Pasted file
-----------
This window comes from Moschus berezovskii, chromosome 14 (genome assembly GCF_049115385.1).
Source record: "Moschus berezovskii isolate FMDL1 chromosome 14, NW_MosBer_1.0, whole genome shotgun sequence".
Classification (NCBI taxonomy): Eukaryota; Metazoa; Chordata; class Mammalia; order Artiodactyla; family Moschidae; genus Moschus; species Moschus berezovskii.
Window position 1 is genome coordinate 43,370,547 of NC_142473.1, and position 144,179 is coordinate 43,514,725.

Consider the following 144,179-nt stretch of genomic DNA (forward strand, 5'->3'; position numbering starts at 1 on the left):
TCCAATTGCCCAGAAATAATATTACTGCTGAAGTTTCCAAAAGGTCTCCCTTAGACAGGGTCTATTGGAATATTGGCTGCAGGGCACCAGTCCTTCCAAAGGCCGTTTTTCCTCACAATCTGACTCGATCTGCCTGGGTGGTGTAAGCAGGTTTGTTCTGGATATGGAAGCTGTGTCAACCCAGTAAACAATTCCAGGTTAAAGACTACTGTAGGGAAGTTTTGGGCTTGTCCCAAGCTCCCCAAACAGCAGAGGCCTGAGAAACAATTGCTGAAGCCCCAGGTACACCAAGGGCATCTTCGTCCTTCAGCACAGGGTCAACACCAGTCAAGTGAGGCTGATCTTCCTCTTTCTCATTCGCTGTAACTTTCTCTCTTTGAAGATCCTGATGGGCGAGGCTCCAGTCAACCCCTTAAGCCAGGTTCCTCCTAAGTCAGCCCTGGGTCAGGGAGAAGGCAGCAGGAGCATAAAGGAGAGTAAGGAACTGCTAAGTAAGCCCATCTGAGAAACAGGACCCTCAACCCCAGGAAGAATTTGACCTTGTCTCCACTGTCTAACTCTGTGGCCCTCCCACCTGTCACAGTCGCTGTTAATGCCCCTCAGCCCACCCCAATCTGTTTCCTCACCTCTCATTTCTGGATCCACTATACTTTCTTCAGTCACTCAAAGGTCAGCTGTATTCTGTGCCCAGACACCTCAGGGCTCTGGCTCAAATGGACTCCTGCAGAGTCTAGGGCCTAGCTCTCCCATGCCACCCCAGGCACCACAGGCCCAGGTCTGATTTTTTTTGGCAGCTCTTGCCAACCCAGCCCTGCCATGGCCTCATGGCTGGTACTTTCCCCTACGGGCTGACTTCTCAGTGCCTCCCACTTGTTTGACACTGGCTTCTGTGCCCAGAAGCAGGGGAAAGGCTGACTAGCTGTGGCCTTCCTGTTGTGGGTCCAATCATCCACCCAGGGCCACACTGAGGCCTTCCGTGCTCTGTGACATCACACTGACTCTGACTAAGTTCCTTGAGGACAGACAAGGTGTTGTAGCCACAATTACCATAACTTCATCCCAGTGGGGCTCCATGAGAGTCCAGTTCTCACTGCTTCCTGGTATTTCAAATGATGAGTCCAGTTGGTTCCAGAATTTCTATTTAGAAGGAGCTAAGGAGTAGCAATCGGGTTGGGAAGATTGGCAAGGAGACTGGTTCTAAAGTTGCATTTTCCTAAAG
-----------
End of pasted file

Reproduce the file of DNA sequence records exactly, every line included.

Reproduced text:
This window comes from Moschus berezovskii, chromosome 14 (genome assembly GCF_049115385.1).
Source record: "Moschus berezovskii isolate FMDL1 chromosome 14, NW_MosBer_1.0, whole genome shotgun sequence".
Classification (NCBI taxonomy): Eukaryota; Metazoa; Chordata; class Mammalia; order Artiodactyla; family Moschidae; genus Moschus; species Moschus berezovskii.
Window position 1 is genome coordinate 43,370,547 of NC_142473.1, and position 144,179 is coordinate 43,514,725.

Consider the following 144,179-nt stretch of genomic DNA (forward strand, 5'->3'; position numbering starts at 1 on the left):
TCCAATTGCCCAGAAATAATATTACTGCTGAAGTTTCCAAAAGGTCTCCCTTAGACAGGGTCTATTGGAATATTGGCTGCAGGGCACCAGTCCTTCCAAAGGCCGTTTTTCCTCACAATCTGACTCGATCTGCCTGGGTGGTGTAAGCAGGTTTGTTCTGGATATGGAAGCTGTGTCAACCCAGTAAACAATTCCAGGTTAAAGACTACTGTAGGGAAGTTTTGGGCTTGTCCCAAGCTCCCCAAACAGCAGAGGCCTGAGAAACAATTGCTGAAGCCCCAGGTACACCAAGGGCATCTTCGTCCTTCAGCACAGGGTCAACACCAGTCAAGTGAGGCTGATCTTCCTCTTTCTCATTCGCTGTAACTTTCTCTCTTTGAAGATCCTGATGGGCGAGGCTCCAGTCAACCCCTTAAGCCAGGTTCCTCCTAAGTCAGCCCTGGGTCAGGGAGAAGGCAGCAGGAGCATAAAGGAGAGTAAGGAACTGCTAAGTAAGCCCATCTGAGAAACAGGACCCTCAACCCCAGGAAGAATTTGACCTTGTCTCCACTGTCTAACTCTGTGGCCCTCCCACCTGTCACAGTCGCTGTTAATGCCCCTCAGCCCACCCCAATCTGTTTCCTCACCTCTCATTTCTGGATCCACTATACTTTCTTCAGTCACTCAAAGGTCAGCTGTATTCTGTGCCCAGACACCTCAGGGCTCTGGCTCAAATGGACTCCTGCAGAGTCTAGGGCCTAGCTCTCCCATGCCACCCCAGGCACCACAGGCCCAGGTCTGATTTTTTTTGGCAGCTCTTGCCAACCCAGCCCTGCCATGGCCTCATGGCTGGTACTTTCCCCTACGGGCTGACTTCTCAGTGCCTCCCACTTGTTTGACACTGGCTTCTGTGCCCAGAAGCAGGGGAAAGGCTGACTAGCTGTGGCCTTCCTGTTGTGGGTCCAATCATCCACCCAGGGCCACACTGAGGCCTTCCGTGCTCTGTGACATCACACTGACTCTGACTAAGTTCCTTGAGGACAGACAAGGTGTTGTAGCCACAATTACCATAACTTCATCCCAGTGGGGCTCCATGAGAGTCCAGTTCTCACTGCTTCCTGGTATTTCAAATGATGAGTCCAGTTGGTTCCAGAATTTCTATTTAGAAGGAGCTAAGGAGTAGCAATCGGGTTGGGAAGATTGGCAAGGAGACTGGTTCTAAAGTTGCATTTTCCTAAAG